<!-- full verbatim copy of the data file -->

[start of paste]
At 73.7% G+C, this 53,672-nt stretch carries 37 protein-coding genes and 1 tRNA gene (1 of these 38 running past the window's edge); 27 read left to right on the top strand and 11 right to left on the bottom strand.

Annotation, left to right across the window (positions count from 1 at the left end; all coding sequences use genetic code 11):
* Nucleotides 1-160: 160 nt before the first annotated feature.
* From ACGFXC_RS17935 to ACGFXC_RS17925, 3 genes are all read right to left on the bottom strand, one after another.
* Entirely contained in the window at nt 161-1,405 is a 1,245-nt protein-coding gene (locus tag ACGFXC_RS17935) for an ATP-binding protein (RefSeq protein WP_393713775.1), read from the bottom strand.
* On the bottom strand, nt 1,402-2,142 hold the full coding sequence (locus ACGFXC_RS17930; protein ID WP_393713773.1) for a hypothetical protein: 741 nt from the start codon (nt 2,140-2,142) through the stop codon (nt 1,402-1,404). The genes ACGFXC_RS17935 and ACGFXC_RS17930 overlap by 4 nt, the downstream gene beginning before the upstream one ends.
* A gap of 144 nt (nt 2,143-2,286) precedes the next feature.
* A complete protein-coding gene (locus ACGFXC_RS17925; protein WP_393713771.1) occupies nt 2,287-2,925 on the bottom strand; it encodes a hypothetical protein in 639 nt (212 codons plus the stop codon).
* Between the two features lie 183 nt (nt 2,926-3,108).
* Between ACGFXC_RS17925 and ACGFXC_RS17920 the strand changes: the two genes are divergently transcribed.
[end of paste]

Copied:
At 73.7% G+C, this 53,672-nt stretch carries 37 protein-coding genes and 1 tRNA gene (1 of these 38 running past the window's edge); 27 read left to right on the top strand and 11 right to left on the bottom strand.

Annotation, left to right across the window (positions count from 1 at the left end; all coding sequences use genetic code 11):
* Nucleotides 1-160: 160 nt before the first annotated feature.
* From ACGFXC_RS17935 to ACGFXC_RS17925, 3 genes are all read right to left on the bottom strand, one after another.
* Entirely contained in the window at nt 161-1,405 is a 1,245-nt protein-coding gene (locus tag ACGFXC_RS17935) for an ATP-binding protein (RefSeq protein WP_393713775.1), read from the bottom strand.
* On the bottom strand, nt 1,402-2,142 hold the full coding sequence (locus ACGFXC_RS17930; protein ID WP_393713773.1) for a hypothetical protein: 741 nt from the start codon (nt 2,140-2,142) through the stop codon (nt 1,402-1,404). The genes ACGFXC_RS17935 and ACGFXC_RS17930 overlap by 4 nt, the downstream gene beginning before the upstream one ends.
* A gap of 144 nt (nt 2,143-2,286) precedes the next feature.
* A complete protein-coding gene (locus ACGFXC_RS17925; protein WP_393713771.1) occupies nt 2,287-2,925 on the bottom strand; it encodes a hypothetical protein in 639 nt (212 codons plus the stop codon).
* Between the two features lie 183 nt (nt 2,926-3,108).
* Between ACGFXC_RS17925 and ACGFXC_RS17920 the strand changes: the two genes are divergently transcribed.